A cash flow budget shows how much money a business expects to make and spend over the course of a year. The cash flow budget calculates actual cash purchases or payments made or received. A business uses cash flow to estimate how much it will make after the cost of expenses and to see when it will need to borrow money. It can also use a cash flow budget to estimate when it can repay loans.
Each year a business should try cash flow budgeting to estimate its expected cash inflow and cash outflow for the year. Cash inflow is all the money a business will make that year and cash outflow is all the money it will spend. A business that expects to spend more than it makes has a problem and needs to find a more efficient way to budget.
After each month and year is over, it’s important to look at cash flow. Unlike the cash flow budget, cash flow shows the actual amount of money in and out of the business; the cash flow budget is usually an estimate. Cash flow shows the change in cash from start to finish of a year or month. For example, if a business started the month with $20,000 US Dollars (USD) and ended with $30,000 USD, its cash flow is a positive $10,000 USD.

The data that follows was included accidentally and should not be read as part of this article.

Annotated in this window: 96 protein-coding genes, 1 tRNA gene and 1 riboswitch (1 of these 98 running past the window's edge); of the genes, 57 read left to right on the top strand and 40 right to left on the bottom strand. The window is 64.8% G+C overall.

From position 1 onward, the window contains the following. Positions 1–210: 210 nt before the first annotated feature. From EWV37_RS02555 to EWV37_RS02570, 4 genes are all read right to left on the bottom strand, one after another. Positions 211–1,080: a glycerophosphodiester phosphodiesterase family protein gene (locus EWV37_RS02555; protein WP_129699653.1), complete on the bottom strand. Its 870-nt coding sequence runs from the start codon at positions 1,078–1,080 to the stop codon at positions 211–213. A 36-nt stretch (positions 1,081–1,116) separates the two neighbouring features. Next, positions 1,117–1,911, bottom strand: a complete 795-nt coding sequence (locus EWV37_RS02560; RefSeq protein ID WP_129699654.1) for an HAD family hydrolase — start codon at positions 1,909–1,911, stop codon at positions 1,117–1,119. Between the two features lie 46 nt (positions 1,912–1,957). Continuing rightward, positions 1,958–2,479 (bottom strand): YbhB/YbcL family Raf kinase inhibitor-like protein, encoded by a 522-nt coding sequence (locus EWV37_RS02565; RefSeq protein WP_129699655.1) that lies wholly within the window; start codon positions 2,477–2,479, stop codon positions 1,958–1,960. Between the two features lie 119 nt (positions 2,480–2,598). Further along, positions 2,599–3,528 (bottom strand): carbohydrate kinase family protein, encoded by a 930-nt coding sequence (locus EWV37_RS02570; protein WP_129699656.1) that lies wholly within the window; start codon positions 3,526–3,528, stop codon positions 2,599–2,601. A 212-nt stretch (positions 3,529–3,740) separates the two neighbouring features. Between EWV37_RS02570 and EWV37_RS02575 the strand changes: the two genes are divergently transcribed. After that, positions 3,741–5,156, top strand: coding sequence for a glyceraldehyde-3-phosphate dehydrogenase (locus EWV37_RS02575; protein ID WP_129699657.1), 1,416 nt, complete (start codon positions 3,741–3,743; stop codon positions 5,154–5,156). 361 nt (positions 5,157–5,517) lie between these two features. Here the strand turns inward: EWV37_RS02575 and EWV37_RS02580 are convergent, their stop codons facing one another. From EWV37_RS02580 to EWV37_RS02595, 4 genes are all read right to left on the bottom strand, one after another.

Cash flow is calculated by subtracting the amount of cash outflow from the amount of cash inflow. For the above example, the business made $10,000 USD, so the amount is positive. If the business had spent more than it made or had in savings, then the amount would be negative.
Once a business has tracked its cash inflow and outflow for a year, it can use a cash flow budget to estimate what its cash flow will look like for the upcoming year. Net cash flow is a term used to describe the ratio of cash earned and spent over a period of time. Knowing how much a business can expect to make helps it make important decisions, such as whether or not to invest in new technology.
Individuals may use a cash flow budget in a home business. When starting a small business, the owner needs to know how much she's spent and how much she's made. This information helps her better prepare for the coming year. She can decide if her prices are high enough and whether or not she can afford to buy new materials that would make production faster.